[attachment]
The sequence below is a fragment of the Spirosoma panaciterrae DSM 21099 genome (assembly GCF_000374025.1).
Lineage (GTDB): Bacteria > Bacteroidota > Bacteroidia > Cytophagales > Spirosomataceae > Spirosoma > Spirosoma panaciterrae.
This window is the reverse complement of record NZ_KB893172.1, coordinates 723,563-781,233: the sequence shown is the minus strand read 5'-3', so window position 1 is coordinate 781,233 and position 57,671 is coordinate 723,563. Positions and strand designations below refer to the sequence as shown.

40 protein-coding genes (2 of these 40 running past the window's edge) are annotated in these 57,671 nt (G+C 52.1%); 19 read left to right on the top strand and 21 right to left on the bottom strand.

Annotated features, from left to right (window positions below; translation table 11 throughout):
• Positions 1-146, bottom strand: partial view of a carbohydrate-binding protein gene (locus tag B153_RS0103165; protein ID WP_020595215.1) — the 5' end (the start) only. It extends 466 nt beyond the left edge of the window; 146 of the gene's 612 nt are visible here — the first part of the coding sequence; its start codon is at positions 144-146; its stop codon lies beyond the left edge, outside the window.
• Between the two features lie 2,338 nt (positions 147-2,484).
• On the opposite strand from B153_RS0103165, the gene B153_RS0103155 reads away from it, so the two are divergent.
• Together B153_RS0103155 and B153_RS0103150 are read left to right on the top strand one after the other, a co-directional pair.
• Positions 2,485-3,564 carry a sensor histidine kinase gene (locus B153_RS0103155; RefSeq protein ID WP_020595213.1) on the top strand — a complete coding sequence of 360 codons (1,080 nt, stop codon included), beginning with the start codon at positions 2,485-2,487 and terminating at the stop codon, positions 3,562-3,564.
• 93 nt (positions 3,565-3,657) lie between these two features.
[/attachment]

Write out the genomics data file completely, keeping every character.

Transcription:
The sequence below is a fragment of the Spirosoma panaciterrae DSM 21099 genome (assembly GCF_000374025.1).
Lineage (GTDB): Bacteria > Bacteroidota > Bacteroidia > Cytophagales > Spirosomataceae > Spirosoma > Spirosoma panaciterrae.
This window is the reverse complement of record NZ_KB893172.1, coordinates 723,563-781,233: the sequence shown is the minus strand read 5'-3', so window position 1 is coordinate 781,233 and position 57,671 is coordinate 723,563. Positions and strand designations below refer to the sequence as shown.

40 protein-coding genes (2 of these 40 running past the window's edge) are annotated in these 57,671 nt (G+C 52.1%); 19 read left to right on the top strand and 21 right to left on the bottom strand.

Annotated features, from left to right (window positions below; translation table 11 throughout):
• Positions 1-146, bottom strand: partial view of a carbohydrate-binding protein gene (locus tag B153_RS0103165; protein ID WP_020595215.1) — the 5' end (the start) only. It extends 466 nt beyond the left edge of the window; 146 of the gene's 612 nt are visible here — the first part of the coding sequence; its start codon is at positions 144-146; its stop codon lies beyond the left edge, outside the window.
• Between the two features lie 2,338 nt (positions 147-2,484).
• On the opposite strand from B153_RS0103165, the gene B153_RS0103155 reads away from it, so the two are divergent.
• Together B153_RS0103155 and B153_RS0103150 are read left to right on the top strand one after the other, a co-directional pair.
• Positions 2,485-3,564 carry a sensor histidine kinase gene (locus B153_RS0103155; RefSeq protein ID WP_020595213.1) on the top strand — a complete coding sequence of 360 codons (1,080 nt, stop codon included), beginning with the start codon at positions 2,485-2,487 and terminating at the stop codon, positions 3,562-3,564.
• 93 nt (positions 3,565-3,657) lie between these two features.